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Teaching aided communication: self-report and intervention by SLPs

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Title:
Teaching aided communication: self-report and intervention by SLPs
Background
Children with severe motor disability and intellectual disability (e.g. children with cerebral palsy or Rett syndrome) typically have complex communication needs. These children can communicate by communication aids (e.g. communication boards and speech generating devices) provided that the communication partners use partner techniques. Speech and language pathologists (SLPs) have a central role in teaching aided communication.
Aim
The aim was: (1) to examine how SLPs instructed parents and school personnel in aided communication with individual with Retts syndrome and (2) to evaluate an intervention directed towards physiotherapists working with children with cerebral palsy
Method
(1): Informants were SLPs (n=77) working at Swedish habilitation centers with individual with Retts syndrome. Data was collected by a web-based questionnaire. Data were analyzed by descriptive statistics. (2): Data was collected by six physiotherapists at habilitation centers participating in a communication partner instruction program suggested by Kent-Walsh and McNaughton (2005).Interactions between the participants and children with CP were video recorded. Data were analyzed by descriptive statistics and conversational analysis.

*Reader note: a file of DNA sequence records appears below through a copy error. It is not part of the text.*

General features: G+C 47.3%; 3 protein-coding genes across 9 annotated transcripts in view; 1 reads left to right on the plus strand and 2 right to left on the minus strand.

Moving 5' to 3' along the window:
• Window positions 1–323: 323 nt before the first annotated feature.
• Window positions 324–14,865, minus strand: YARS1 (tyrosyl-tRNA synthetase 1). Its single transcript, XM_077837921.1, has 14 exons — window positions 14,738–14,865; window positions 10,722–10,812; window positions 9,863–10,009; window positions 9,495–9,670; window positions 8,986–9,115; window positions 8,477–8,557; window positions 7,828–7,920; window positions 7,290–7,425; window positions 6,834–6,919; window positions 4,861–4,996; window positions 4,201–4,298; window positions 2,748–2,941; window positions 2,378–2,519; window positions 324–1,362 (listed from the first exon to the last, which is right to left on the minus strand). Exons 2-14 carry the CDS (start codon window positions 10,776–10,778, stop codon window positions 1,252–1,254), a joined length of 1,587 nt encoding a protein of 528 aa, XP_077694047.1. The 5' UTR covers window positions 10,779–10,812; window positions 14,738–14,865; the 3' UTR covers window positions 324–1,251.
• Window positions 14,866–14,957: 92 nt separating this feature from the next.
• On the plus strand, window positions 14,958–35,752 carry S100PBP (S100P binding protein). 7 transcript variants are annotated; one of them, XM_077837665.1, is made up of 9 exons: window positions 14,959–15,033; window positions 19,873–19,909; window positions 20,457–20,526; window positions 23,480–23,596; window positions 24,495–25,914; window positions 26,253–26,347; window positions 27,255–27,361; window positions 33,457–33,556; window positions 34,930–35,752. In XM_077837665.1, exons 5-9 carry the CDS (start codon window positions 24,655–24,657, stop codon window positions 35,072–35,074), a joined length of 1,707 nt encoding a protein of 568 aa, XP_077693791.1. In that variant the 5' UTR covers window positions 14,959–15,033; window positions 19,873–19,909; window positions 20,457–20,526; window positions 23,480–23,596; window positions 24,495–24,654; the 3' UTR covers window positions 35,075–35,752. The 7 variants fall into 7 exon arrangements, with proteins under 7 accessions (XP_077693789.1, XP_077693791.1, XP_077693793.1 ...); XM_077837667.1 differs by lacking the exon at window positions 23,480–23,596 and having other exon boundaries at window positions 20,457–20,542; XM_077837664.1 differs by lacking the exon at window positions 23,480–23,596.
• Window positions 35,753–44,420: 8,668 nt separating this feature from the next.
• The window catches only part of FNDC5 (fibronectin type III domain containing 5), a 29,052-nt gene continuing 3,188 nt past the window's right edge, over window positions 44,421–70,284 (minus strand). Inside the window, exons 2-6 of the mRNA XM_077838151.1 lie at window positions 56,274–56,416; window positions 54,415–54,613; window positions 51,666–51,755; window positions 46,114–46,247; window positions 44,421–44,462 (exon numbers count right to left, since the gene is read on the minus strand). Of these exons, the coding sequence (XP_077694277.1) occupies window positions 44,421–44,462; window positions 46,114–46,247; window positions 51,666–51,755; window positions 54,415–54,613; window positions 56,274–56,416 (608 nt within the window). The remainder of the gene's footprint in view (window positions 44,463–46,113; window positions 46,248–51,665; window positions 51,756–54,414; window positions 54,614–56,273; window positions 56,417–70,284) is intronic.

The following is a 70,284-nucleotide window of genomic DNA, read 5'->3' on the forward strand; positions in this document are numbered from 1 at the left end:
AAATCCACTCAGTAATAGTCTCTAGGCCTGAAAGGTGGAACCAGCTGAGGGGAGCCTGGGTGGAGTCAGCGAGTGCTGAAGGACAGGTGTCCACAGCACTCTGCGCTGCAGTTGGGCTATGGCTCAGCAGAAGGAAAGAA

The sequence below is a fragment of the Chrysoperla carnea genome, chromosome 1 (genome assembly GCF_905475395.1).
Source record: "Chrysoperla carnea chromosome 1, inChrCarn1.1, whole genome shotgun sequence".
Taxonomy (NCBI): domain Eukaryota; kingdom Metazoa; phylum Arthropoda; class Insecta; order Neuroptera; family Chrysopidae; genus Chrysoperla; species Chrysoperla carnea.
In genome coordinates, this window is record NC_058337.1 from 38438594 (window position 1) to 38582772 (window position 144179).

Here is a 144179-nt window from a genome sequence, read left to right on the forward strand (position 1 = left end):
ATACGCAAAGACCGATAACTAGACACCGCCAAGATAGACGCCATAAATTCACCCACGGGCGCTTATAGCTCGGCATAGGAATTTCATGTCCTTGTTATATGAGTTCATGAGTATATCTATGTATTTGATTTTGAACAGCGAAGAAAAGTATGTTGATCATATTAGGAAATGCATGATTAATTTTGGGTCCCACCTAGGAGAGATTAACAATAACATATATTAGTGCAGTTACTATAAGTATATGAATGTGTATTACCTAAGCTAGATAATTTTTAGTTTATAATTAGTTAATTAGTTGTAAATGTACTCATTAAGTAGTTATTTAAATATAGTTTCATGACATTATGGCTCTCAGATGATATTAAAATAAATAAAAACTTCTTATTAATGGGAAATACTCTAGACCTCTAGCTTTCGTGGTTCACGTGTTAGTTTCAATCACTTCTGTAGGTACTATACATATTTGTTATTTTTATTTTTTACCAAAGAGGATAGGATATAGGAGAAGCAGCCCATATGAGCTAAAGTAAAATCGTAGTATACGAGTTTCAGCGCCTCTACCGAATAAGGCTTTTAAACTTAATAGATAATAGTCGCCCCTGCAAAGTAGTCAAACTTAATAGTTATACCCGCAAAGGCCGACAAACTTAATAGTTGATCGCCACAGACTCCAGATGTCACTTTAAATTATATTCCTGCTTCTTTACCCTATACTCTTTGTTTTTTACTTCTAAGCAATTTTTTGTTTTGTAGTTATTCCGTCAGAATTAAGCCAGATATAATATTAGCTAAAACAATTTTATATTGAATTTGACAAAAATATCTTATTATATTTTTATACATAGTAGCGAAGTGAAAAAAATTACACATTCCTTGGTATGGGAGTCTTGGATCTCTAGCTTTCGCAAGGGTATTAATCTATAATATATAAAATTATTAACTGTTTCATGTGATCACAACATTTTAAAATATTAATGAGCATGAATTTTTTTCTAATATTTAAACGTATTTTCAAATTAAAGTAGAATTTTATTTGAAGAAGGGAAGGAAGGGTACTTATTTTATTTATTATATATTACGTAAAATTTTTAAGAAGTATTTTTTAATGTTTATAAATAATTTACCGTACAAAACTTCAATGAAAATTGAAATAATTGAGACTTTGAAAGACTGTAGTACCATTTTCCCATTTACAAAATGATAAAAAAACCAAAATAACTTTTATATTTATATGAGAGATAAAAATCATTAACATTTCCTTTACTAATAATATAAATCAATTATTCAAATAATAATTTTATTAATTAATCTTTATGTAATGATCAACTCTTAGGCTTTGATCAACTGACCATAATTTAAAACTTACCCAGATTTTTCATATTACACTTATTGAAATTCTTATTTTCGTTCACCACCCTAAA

Result
The main finding from the self-reported data showed that the communication partners to a large extent were given informally. The main finding of the intervention showed an increased use of partner technique which resulted in extended communication by the children.
Conclusion
SLPs report often teaching aided communication informally and orally. Physiotherapists’ use of partner techniques increased after participating in a course using the instructional approach of communication partner instruction program suggested by Kent-Walsh and McNaughton.

Author(s):

Helena Tegler    
Uppsala University, Department of Public Health and Caring Sciences, Disability and Habilitation
Sweden

Helena Wandin    
Uppsala University, Department of Public Health and Caring Sciences, Disability and Habilitation
Sweden

 

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